Abiotic and Biotic Control of Arid-Land River Foob Webs

 

07-010-7 ASB,NDB,MKT_3.jpgRivers that flow through arid lands provide a limiting resource for human population and economic growth while simultaneously supporting a diverse community of plants and animals. Consequently, these rivers are often targets of intensive restoration activities based, perhaps erroneously, on concepts developed for mesic (wetter) rivers. Arid-land systems differ from mesic counterparts in that they experience enormous variability in flows that range from high floods to being nearly dry. Low flows and river intermittency are common occurrences, and drying events may be important for enhancing species diversity by allowing coexistence of organisms that specialize on high- and low-flow conditions, respectively. However, actual effects of seasonal variability in discharge, especially low flows, on aquatic communities remain largely unknown. To address this gap in knowledge, a field and experimental study will be conducted on the Rio Grande in New Mexico. Changes in biomass and nutrient composition of algae, invertebrates, and fishes that make up the river’s food web will be tracked. Macronutrients, such as carbon, nitrogen, and phosphorus, are used as tracers to understand the dynamics of community changes associated with flow variability and drying in natural river environments. Finally, an experimental study will manipulate key variables that appear to strongly affect species abundance and diversity in drying river environments. The outcomes of this study will aid development of scientifically defensible restoration policies and establishment of minimum flows in arid-land rivers. Development of such policies is of paramount economic importance to arid and semi-arid regions worldwide.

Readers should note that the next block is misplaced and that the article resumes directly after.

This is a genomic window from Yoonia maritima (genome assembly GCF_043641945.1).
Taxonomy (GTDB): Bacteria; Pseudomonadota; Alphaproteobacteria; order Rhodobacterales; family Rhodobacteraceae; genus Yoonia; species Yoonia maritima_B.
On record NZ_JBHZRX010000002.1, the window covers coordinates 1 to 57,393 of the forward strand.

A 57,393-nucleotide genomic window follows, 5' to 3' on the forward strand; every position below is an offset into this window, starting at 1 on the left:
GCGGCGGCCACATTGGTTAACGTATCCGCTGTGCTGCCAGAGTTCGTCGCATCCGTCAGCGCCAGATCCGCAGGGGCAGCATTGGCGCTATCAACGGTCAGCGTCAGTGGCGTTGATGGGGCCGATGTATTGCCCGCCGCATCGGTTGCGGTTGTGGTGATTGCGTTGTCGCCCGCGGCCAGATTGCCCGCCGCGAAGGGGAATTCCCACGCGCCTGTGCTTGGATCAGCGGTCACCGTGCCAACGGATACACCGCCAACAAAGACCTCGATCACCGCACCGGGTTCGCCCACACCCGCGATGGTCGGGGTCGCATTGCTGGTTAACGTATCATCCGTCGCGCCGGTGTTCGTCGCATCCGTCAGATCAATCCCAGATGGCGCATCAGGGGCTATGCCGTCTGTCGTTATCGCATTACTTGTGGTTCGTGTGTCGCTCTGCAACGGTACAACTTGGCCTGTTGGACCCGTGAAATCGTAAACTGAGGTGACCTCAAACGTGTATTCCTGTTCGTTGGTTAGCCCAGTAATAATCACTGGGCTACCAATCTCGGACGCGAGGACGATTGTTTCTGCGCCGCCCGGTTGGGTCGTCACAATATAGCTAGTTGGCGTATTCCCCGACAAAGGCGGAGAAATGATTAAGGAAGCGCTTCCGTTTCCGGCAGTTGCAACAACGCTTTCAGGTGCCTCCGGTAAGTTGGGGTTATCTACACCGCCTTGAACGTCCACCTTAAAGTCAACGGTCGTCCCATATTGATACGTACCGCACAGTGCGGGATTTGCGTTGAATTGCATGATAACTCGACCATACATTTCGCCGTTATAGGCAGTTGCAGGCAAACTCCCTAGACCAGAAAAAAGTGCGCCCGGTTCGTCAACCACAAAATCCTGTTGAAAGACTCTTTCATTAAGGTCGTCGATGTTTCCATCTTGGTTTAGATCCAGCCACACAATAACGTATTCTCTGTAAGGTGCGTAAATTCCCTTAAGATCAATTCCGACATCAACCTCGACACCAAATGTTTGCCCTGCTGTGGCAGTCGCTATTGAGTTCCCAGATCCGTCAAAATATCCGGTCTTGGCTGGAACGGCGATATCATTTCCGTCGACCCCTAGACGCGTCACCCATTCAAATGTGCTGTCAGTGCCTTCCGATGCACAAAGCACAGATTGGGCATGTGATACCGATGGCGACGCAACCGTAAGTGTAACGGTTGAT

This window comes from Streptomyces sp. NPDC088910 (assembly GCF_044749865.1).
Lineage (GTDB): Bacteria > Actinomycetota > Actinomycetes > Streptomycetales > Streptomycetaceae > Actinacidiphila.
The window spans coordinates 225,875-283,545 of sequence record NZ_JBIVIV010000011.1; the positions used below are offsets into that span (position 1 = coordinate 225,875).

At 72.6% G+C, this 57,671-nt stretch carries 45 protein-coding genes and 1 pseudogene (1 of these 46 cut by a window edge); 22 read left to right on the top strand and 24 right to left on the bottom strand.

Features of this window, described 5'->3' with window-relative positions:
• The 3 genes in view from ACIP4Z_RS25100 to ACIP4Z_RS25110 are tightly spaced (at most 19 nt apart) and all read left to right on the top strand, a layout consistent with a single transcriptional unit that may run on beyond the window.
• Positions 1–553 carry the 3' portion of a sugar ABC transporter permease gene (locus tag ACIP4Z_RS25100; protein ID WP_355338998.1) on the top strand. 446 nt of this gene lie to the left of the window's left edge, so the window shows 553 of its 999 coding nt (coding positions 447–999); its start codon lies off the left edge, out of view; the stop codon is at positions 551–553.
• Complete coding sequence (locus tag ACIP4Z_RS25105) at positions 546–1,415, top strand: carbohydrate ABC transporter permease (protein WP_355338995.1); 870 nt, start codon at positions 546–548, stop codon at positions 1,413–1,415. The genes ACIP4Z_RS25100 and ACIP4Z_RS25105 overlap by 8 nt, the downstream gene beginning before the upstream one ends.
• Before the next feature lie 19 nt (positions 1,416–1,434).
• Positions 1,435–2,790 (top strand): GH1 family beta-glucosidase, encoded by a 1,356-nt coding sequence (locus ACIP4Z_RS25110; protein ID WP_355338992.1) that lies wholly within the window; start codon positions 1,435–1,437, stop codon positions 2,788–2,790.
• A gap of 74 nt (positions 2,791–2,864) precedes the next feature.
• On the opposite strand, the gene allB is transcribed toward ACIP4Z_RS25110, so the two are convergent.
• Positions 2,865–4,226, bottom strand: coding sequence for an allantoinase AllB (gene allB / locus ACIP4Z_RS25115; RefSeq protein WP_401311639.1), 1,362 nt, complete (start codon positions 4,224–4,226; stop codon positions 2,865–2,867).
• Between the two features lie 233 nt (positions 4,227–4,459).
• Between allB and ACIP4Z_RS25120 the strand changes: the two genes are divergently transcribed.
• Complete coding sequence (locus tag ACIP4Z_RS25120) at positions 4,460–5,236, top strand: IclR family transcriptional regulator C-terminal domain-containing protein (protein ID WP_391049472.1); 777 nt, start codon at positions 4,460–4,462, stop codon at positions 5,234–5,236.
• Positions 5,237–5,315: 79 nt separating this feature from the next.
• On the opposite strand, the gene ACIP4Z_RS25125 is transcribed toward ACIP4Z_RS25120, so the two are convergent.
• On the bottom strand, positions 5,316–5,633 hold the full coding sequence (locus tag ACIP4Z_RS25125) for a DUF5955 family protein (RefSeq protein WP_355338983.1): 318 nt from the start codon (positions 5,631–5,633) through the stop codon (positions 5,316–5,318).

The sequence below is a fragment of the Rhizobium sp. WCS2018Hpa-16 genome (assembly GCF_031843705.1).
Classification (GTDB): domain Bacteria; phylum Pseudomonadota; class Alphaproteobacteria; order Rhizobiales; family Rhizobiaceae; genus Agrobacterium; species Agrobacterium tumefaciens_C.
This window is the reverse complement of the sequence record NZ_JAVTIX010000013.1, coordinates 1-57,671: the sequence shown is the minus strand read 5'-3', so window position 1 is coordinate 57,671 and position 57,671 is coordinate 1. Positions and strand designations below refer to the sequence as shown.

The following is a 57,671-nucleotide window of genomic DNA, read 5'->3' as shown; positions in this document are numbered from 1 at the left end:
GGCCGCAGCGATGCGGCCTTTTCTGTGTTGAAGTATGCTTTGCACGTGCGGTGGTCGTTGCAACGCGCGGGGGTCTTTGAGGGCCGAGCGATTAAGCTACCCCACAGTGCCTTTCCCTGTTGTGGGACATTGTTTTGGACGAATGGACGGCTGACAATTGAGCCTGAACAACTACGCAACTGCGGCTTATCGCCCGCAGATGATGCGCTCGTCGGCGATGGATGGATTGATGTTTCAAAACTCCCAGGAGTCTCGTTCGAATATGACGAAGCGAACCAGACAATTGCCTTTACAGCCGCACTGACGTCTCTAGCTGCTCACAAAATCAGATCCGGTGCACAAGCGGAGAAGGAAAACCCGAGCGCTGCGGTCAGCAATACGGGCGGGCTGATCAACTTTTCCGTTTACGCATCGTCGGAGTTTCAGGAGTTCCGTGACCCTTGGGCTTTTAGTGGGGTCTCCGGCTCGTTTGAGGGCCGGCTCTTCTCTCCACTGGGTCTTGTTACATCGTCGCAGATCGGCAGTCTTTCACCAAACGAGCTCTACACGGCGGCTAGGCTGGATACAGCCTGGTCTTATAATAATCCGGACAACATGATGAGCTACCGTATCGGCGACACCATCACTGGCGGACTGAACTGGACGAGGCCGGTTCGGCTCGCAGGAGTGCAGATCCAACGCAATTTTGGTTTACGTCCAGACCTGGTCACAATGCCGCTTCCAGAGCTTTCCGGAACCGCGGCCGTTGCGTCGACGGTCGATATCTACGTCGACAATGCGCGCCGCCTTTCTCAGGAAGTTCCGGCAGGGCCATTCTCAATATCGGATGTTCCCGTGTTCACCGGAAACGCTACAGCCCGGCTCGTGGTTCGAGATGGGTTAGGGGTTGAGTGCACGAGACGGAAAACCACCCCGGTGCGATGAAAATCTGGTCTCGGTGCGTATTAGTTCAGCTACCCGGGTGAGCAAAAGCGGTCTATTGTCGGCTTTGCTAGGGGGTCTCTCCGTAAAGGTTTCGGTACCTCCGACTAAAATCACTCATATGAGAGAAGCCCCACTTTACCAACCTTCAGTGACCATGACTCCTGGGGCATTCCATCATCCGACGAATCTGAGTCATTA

Integrative Research: Environmental and Genetic control of Reproductive Timing in Cyprinid fishes